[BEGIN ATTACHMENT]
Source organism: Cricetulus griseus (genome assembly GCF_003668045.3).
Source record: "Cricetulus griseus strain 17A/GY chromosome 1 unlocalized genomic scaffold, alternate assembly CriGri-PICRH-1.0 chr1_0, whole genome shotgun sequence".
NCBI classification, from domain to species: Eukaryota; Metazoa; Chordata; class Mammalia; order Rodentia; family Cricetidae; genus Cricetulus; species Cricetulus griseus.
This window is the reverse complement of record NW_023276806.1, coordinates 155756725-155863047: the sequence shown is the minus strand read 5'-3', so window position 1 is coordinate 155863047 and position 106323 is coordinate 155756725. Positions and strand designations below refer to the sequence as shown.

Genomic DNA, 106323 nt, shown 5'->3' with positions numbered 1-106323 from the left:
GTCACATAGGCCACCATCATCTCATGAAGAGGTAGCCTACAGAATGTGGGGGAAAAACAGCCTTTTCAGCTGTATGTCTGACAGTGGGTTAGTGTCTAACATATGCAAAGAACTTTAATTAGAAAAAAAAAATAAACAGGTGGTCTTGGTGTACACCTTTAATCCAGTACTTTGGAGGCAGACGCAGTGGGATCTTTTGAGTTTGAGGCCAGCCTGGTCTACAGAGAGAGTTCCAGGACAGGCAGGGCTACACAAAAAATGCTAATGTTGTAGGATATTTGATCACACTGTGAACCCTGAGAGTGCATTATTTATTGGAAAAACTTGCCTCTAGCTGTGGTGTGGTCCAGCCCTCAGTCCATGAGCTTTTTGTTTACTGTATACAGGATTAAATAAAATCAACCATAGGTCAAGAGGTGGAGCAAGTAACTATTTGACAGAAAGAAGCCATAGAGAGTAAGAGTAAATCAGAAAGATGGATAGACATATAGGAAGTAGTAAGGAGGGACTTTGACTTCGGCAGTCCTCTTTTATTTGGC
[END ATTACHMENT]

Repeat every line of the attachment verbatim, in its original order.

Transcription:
Source organism: Cricetulus griseus (genome assembly GCF_003668045.3).
Source record: "Cricetulus griseus strain 17A/GY chromosome 1 unlocalized genomic scaffold, alternate assembly CriGri-PICRH-1.0 chr1_0, whole genome shotgun sequence".
NCBI classification, from domain to species: Eukaryota; Metazoa; Chordata; class Mammalia; order Rodentia; family Cricetidae; genus Cricetulus; species Cricetulus griseus.
This window is the reverse complement of record NW_023276806.1, coordinates 155756725-155863047: the sequence shown is the minus strand read 5'-3', so window position 1 is coordinate 155863047 and position 106323 is coordinate 155756725. Positions and strand designations below refer to the sequence as shown.

Genomic DNA, 106323 nt, shown 5'->3' with positions numbered 1-106323 from the left:
GTCACATAGGCCACCATCATCTCATGAAGAGGTAGCCTACAGAATGTGGGGGAAAAACAGCCTTTTCAGCTGTATGTCTGACAGTGGGTTAGTGTCTAACATATGCAAAGAACTTTAATTAGAAAAAAAAAATAAACAGGTGGTCTTGGTGTACACCTTTAATCCAGTACTTTGGAGGCAGACGCAGTGGGATCTTTTGAGTTTGAGGCCAGCCTGGTCTACAGAGAGAGTTCCAGGACAGGCAGGGCTACACAAAAAATGCTAATGTTGTAGGATATTTGATCACACTGTGAACCCTGAGAGTGCATTATTTATTGGAAAAACTTGCCTCTAGCTGTGGTGTGGTCCAGCCCTCAGTCCATGAGCTTTTTGTTTACTGTATACAGGATTAAATAAAATCAACCATAGGTCAAGAGGTGGAGCAAGTAACTATTTGACAGAAAGAAGCCATAGAGAGTAAGAGTAAATCAGAAAGATGGATAGACATATAGGAAGTAGTAAGGAGGGACTTTGACTTCGGCAGTCCTCTTTTATTTGGC